You don’t have to look far to find an article about how drastically our information consumption has changed over the last few decades. With us now more likely to turn to a digital media source, or even social media, I can definitely see AI alternatives being popular with the next generation of investors.
We have already seen the rise of robo-advice within banking, mortgages and personal insurance, and I whole heartedly believe that this will likely be the first experience of financial advice for many in the future.
However, while AI will help to make advice more accessible, care needs to be given to ensure that people are suitably educated to identify the limitations of these services and when they would be better served elsewhere.
As we have already touched on, AI provides the ability to analyse and interpret vast amounts of data which can help provide us with insights into opportunities and threats that are upon the horizon.
With all this information now so quickly available, the potential to capitalise on tactile adjustments within portfolios should improve the ability for active managers to control and therefore target the level of risk that is suitable for their client’s individual circumstances.
I currently see this being more prominent within short-term trading, where turnover of investments is higher, rather than with longer-term investment strategies. However, the potential to be able to create truly bespoke investment strategies on scale is an exciting thought and something to keep an eye on in the future.
At its core, planning centres around the ongoing assessment of your financial strategy in the context of your life goals and personal values.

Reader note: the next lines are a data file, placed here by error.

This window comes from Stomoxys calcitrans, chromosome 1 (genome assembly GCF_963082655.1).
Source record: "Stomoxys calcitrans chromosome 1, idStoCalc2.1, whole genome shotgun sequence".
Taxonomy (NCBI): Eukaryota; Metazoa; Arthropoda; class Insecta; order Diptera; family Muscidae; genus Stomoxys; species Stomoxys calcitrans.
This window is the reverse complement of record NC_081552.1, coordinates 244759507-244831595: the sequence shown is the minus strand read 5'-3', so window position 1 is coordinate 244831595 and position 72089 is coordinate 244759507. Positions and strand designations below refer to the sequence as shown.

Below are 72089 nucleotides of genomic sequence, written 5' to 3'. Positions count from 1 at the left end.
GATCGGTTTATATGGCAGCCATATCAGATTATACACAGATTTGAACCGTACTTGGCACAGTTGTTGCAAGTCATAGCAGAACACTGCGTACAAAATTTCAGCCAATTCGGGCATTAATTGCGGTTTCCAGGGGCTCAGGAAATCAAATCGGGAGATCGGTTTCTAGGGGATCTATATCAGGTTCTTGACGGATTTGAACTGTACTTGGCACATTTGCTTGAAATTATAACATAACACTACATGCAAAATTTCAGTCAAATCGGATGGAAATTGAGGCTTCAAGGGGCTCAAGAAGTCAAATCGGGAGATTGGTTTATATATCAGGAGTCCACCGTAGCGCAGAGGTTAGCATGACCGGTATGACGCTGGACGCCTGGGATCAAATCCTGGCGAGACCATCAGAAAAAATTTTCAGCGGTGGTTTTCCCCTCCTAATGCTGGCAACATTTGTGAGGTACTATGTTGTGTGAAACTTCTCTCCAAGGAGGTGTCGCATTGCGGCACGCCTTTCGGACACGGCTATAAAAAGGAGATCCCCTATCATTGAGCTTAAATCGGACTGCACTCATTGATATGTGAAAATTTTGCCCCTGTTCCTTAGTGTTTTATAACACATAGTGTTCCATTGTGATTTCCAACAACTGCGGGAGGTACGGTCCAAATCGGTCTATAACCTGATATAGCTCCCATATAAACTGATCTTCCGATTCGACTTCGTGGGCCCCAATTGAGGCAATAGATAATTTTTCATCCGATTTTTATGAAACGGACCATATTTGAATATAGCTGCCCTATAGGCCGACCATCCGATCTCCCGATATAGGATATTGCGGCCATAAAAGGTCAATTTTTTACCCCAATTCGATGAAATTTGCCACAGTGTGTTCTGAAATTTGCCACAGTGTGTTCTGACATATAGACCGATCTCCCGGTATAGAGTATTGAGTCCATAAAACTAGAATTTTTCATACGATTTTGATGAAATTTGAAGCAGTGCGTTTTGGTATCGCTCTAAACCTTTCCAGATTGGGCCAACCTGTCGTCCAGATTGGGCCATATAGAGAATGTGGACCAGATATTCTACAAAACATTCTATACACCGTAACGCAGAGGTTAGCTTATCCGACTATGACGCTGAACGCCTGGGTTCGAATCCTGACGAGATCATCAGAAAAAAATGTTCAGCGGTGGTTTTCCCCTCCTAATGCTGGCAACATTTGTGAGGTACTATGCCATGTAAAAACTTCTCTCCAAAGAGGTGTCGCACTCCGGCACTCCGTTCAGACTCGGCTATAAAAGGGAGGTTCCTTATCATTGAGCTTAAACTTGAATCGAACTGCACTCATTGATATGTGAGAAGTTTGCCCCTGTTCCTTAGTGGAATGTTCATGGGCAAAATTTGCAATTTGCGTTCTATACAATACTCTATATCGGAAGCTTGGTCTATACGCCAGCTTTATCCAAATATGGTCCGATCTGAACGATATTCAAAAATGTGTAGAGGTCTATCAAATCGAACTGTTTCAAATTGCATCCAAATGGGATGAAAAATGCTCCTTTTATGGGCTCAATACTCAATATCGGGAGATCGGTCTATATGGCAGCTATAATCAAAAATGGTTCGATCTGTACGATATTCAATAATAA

It is unclear how the current AI communication techniques will be able to develop to such a degree where they can comprehend the emotional factors that influence many of the financial decisions that our clients make, as emotions by their nature are irrational. It is because of this, I would envisage this area still being heavily reliant on human to human interaction.
AI will, however, prove as a useful tool within the financial planning process. For example, one particular element that could benefit from AI automation is the utilisation of valuable allowances each tax year, from ISAs to Pensions and even the annual gift allowance.
The general indication seems to be that the digitisation of financial planning is seen as a positive trend by wealth managers and investors alike, which is echoed within the study by Temenos and Forbes Insight. Crucially, processes that can be automated with the use of AI will increase efficiency, improve quality and ultimately help reduce the costs of providing bespoke planning.
As a high-net-worth investor, your circumstances are often more complex. And, as a result, understanding the critical motivators behind your objectives remains vital. Morgan Stanley’s Jeff McMilan puts it best “The machine does a very good job of identifying opportunities. Connecting that with humans who are able to talk, reason, discern and empathise is a really powerful combination”. We are here to do just that.
Ultimately, AI is already in our lives and is something to be embraced to help identify opportunities, improve efficiencies and provide better outcomes for all. However, while exciting, caution must be exercised during these early stages to understand all of the factors that impact these fantastic machines.